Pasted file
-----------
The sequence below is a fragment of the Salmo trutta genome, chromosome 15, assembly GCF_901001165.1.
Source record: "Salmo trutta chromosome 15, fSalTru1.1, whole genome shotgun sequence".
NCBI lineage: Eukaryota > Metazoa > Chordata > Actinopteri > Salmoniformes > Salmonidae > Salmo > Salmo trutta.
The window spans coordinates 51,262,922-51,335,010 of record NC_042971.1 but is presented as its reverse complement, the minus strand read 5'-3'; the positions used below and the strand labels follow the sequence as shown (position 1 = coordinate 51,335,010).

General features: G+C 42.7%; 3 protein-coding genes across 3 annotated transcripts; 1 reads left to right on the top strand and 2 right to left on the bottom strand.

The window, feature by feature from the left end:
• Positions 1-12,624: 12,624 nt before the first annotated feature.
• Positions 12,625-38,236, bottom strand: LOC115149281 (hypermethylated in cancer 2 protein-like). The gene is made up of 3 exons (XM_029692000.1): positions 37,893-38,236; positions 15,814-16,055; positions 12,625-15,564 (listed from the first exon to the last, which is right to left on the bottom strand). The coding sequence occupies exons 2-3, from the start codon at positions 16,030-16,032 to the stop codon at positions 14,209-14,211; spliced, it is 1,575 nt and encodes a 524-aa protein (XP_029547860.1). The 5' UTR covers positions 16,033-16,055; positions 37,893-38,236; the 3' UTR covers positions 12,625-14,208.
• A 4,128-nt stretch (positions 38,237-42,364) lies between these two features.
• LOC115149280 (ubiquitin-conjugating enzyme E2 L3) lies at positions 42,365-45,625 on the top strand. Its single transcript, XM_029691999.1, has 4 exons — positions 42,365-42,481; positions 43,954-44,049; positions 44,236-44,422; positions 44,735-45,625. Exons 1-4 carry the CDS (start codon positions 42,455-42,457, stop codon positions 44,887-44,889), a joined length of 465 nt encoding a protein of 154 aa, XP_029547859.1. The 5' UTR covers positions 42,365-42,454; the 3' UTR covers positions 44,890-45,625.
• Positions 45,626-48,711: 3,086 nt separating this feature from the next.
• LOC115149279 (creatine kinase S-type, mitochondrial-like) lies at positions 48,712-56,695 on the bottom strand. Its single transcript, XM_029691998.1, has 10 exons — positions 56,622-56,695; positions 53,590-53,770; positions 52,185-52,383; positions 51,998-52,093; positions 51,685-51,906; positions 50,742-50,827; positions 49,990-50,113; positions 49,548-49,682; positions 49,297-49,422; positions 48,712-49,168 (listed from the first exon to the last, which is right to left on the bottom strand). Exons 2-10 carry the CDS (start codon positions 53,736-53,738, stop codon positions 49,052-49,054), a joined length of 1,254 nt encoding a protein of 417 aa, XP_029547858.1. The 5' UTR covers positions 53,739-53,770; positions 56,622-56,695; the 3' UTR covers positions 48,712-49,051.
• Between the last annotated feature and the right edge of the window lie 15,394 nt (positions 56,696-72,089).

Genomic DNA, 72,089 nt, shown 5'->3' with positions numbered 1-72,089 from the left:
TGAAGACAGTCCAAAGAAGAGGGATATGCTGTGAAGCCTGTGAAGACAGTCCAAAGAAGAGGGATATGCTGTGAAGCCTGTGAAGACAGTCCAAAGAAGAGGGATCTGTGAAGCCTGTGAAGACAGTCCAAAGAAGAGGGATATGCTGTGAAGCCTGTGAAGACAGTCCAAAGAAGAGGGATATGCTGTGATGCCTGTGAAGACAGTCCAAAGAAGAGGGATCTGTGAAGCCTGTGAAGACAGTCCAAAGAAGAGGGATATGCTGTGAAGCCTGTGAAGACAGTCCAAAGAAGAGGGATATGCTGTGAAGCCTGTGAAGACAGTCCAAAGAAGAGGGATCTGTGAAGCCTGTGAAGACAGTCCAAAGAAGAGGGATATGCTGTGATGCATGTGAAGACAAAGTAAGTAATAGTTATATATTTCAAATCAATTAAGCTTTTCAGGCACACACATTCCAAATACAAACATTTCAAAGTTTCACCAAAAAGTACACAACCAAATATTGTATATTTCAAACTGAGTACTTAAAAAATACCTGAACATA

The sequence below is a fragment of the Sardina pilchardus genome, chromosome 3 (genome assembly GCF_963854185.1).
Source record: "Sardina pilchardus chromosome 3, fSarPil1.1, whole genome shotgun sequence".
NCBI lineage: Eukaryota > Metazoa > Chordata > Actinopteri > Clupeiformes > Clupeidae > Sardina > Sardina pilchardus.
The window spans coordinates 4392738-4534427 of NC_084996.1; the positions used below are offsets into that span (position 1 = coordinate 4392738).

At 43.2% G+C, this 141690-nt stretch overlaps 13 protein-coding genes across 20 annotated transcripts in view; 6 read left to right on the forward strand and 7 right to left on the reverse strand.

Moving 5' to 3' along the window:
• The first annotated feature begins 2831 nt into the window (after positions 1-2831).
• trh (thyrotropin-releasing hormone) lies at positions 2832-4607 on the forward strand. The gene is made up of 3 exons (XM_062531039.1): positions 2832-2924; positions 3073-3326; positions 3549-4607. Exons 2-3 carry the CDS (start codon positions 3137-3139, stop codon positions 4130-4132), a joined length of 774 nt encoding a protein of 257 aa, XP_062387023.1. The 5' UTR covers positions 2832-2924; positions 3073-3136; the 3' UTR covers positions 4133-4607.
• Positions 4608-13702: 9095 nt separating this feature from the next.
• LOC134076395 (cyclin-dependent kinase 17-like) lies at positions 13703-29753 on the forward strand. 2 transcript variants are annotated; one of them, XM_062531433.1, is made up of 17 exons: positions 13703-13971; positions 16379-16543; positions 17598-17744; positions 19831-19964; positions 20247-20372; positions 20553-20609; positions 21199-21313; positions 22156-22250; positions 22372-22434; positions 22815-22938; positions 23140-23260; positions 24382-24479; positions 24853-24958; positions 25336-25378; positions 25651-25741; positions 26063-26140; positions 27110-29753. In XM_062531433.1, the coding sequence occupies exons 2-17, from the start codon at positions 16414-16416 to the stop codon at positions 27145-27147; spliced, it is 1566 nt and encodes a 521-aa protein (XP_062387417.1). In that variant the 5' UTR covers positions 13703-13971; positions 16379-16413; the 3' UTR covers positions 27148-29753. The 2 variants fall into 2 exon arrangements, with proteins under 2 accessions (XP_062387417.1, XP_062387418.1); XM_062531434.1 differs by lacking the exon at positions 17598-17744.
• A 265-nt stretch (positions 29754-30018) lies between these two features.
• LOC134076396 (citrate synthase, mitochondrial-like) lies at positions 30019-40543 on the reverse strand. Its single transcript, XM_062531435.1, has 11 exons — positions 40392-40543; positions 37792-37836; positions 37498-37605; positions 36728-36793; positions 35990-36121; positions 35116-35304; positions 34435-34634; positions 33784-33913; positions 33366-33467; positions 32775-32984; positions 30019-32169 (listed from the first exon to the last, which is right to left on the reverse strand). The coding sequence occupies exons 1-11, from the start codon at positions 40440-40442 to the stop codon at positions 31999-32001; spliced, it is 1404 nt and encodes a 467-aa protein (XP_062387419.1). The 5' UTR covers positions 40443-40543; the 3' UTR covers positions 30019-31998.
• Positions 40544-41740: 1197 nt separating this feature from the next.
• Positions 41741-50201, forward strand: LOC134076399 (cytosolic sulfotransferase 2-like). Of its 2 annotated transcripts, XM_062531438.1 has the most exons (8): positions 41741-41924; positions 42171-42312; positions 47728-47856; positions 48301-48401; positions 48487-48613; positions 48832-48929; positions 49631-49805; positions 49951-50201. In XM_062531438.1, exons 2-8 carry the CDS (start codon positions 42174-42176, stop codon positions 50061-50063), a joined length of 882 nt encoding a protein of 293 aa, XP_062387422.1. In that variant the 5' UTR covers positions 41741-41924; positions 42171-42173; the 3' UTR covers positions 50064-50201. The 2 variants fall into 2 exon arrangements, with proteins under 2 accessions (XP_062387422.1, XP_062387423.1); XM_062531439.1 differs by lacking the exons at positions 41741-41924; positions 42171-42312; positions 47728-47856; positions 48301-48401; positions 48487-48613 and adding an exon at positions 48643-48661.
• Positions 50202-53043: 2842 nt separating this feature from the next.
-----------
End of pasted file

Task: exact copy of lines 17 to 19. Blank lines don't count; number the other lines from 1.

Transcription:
Source record: "Sardina pilchardus chromosome 3, fSarPil1.1, whole genome shotgun sequence".
NCBI lineage: Eukaryota > Metazoa > Chordata > Actinopteri > Clupeiformes > Clupeidae > Sardina > Sardina pilchardus.
The window spans coordinates 4392738-4534427 of NC_084996.1; the positions used below are offsets into that span (position 1 = coordinate 4392738).